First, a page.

Bunnahabhain. Monday morning.
I’m a woman that likes whisky. Now, I know I don’t need to explain this to you. I know that you may like whisky too. And I’m sure that if you do like it, if you have any sort of taste or enthusiasm for any type of usquebah, that you will probably have encountered at least one of these common assumptions about women and whisky.
1. You must be a masculine woman.
Because women don’t really like whisky, do they? The kind of woman who drinks whisky only does so as a pseudo-masculine conceit, doesn’t she? Some sort of attempt to get down with ver lads? A whisky-drinkin’ woman is laying desperate claim to a man’s balls, capability and ambition. Doesn’t Mrs Thatcher like to drink whisky? And Madonna too? Well, there you go then.
2. You would rather be drinking Baileys.
You are visiting a distillery and are automatically offered some hideous gloopy sweet concoction in lieu of the tasty dram that you came looking for. For, it is assumed by some makers and purveyors of the good stuff that, simply because you don’t have testicles, you would automatically rather be drinking something creamy or pastel coloured with a fookin umbrella stuck in inside it.
3. You prefer ‘feminine’ whisky.
Would you like a lowland malt, madam? I’m sure your delicate palate isn’t up to the bruising of a brutish Caol Ila. Surely you’d rather have a Bladnoch? A ladies dram?
(This lady would rather have a Bowmore.)
Given these persistent and hard-to-shake assumptions about women whisky drinkers, I was very interested to read this piece about the recent rise of women members of the Scotch Malt Whisky Society. In the article, the SMWS celebrates the fact that it has managed to create the ‘right atmosphere’ for women. As one of them (ahem) I wouldn’t dispute this, but I wonder whether the SMWS might now, in a similar spirit of accommodation, turn its attention to the language of its panel’s tasting notes?
For example in the current list, cask 29.67 is described thus:
“In the unreduced taste the panel found scorched bacon, peanut brittle sprinkled with chimney soot and rubber in the nicest way — can you imagine it? Maybe Ursula Andress in a wetsuit. . . “
Now, I love reading the SMWS’s tasting notes, and they are not specifically at fault here. For you will find comparisons of whisky to women, ranging from the predictable to the bizarre, throughout most whisky ‘bibles’ and all over the review pages of Whisky Magazine. Here, for example, is one eminent whisky critic’s description of a 12 year old Rosebank:
“Relatively young, but beginning to weary nonetheless. Perhaps this tiredness is caused by worry about the future. A feminine whisky that has lost the first bloom of youth. Snatch a kiss while you can.”
This sleazy uncle stuff is fairly typical of the genre, but more surprising (to me at least) was this review of a 15 year old Glenmorangie which appeared a few days ago on the ScotchChix blog
“This older sister to Glenmorangie 10, the girl next door, is a bit of a wallflower. With her strawberry nose and vanilla palate, Glenmorangie 15 should be just as pleasing as her sibling. However, she simply doesn’t open up the way Glenmorangie 10 does, leaving this Scotch Chick just a tad disappointed.”
To me, that’s poorly written as well as being offensive. Aigugh!
Whisky is something that inherently evokes fascination and desire. It is a drink that is both complex and elusive. Because it is all of these things, one of the principal vocabularies used to describe it is that of sexual — and specificially heterosexual — possession. And while the culture of whisky production, sale, and consumption may be shifting to accomodate women, the vocabulary of whisky certainly hasn’t caught up yet. Its always demure or yielding this, coy or coquettish that. But whisky is not a woman. And such comparisons of whisky-to-woman act, I’m sure, as an impediment to many women’s enjoyment of a wee dram or two — reinforcing that persistent and eroneous stereotype of it being a man’s drink.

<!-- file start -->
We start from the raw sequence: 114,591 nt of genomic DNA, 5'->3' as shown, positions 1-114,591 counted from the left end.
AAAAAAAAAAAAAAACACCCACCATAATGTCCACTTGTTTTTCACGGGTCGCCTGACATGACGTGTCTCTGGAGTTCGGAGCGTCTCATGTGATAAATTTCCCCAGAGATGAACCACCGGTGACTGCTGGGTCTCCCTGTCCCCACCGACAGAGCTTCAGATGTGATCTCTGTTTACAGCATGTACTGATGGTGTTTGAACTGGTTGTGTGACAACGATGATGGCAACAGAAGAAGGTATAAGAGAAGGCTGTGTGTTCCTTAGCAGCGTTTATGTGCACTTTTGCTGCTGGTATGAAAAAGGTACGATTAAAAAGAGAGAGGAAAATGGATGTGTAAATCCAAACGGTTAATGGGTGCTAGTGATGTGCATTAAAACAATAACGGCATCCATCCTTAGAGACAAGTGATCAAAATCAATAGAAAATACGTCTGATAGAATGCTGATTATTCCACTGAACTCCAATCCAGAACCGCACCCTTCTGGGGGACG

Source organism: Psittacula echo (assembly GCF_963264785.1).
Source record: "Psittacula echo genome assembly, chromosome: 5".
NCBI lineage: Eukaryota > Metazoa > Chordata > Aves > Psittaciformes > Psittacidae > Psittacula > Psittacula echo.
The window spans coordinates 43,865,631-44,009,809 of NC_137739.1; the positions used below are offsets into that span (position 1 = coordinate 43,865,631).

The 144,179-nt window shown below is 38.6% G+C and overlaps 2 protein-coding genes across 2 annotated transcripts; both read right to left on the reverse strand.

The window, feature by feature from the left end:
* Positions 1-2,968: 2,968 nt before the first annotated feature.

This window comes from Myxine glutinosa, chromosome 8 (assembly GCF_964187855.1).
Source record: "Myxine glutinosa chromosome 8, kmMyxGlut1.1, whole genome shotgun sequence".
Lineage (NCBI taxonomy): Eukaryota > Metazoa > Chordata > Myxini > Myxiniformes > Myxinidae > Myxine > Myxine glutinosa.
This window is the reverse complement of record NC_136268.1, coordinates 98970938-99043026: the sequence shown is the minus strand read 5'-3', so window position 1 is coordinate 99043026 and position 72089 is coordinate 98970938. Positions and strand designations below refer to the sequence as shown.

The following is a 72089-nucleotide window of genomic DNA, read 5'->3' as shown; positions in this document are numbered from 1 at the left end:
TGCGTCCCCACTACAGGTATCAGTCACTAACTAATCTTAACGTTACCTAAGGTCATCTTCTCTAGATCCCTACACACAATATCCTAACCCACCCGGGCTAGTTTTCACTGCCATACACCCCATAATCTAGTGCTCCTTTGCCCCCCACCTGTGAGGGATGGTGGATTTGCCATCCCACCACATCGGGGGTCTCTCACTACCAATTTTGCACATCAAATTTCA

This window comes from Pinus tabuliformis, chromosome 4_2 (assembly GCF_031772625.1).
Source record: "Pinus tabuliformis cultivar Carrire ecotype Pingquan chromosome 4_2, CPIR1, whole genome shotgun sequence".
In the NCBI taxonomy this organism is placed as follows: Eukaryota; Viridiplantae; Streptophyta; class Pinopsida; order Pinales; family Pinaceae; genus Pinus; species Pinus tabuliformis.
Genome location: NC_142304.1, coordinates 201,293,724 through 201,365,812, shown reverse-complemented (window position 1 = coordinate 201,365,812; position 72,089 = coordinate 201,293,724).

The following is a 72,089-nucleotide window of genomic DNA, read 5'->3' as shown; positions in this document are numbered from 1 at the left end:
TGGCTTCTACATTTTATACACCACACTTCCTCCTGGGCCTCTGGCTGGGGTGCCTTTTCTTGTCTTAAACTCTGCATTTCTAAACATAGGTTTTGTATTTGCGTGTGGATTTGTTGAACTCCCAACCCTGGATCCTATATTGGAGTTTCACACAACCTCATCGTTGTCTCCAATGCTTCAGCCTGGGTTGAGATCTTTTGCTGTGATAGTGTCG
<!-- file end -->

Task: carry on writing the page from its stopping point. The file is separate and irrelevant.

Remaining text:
Bowmore at Bowmore.
But there are other whisky metaphors no less evocative, and certainly not as irritating as those afforded by gender. For example, this whisky seller has superb tasting notes that are redolent, idiosyncratic, and never resort to an offensive language of sexual desire (at least not that I’ve seen). For example, their website describes a Talisker 25 year old suggestively as “the love child of Brian Ferry and Eartha Kitt”. References to the Who’s great performances, Moon still at the drums, abound. These epithets may be obscure to some, but to me are far more powerful and compelling than any comparison to a leering whore or a perfumed great aunt (the latter being a favourite reference point of whisky critics for the output of closed Forres distillery, Dallas Dhu).
Anyway, as you may have gathered, one of the things I enjoy so much about Islay is the whisky. It was, in fact, an Ardbeg at the Port Charlotte Hotel that induced my own whisky epiphany some years ago. The taste of an Ardbeg 10 or a Bowmore 17 just says Islay to me, it speaks of gold and green and blue, of rocks and peat and salt water, in a manner more vivid and eloquent than any metaphor I or anyone else could dream up. And, after all this discussion about the language of whisky, I find that I really lack one to adequately capture the feel of Bowmore’s lochside warehouse, with the cool smell of the sea and the promise of its slowly aging casks. I just don’t have the words to describe it. But it is something very close to whisky heaven.
Bowmore. Last Sunday.